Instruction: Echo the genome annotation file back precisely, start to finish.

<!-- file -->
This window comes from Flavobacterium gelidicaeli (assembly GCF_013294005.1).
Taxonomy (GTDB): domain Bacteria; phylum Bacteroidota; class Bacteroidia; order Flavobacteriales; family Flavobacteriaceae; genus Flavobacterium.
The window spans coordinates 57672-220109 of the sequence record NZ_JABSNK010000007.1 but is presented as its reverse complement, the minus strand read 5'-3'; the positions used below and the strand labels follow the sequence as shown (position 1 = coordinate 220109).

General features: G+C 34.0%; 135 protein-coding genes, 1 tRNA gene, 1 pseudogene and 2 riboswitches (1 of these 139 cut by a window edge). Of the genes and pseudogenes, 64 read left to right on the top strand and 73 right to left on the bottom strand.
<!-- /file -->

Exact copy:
This window comes from Flavobacterium gelidicaeli (assembly GCF_013294005.1).
Taxonomy (GTDB): domain Bacteria; phylum Bacteroidota; class Bacteroidia; order Flavobacteriales; family Flavobacteriaceae; genus Flavobacterium.
The window spans coordinates 57672-220109 of the sequence record NZ_JABSNK010000007.1 but is presented as its reverse complement, the minus strand read 5'-3'; the positions used below and the strand labels follow the sequence as shown (position 1 = coordinate 220109).

General features: G+C 34.0%; 135 protein-coding genes, 1 tRNA gene, 1 pseudogene and 2 riboswitches (1 of these 139 cut by a window edge). Of the genes and pseudogenes, 64 read left to right on the top strand and 73 right to left on the bottom strand.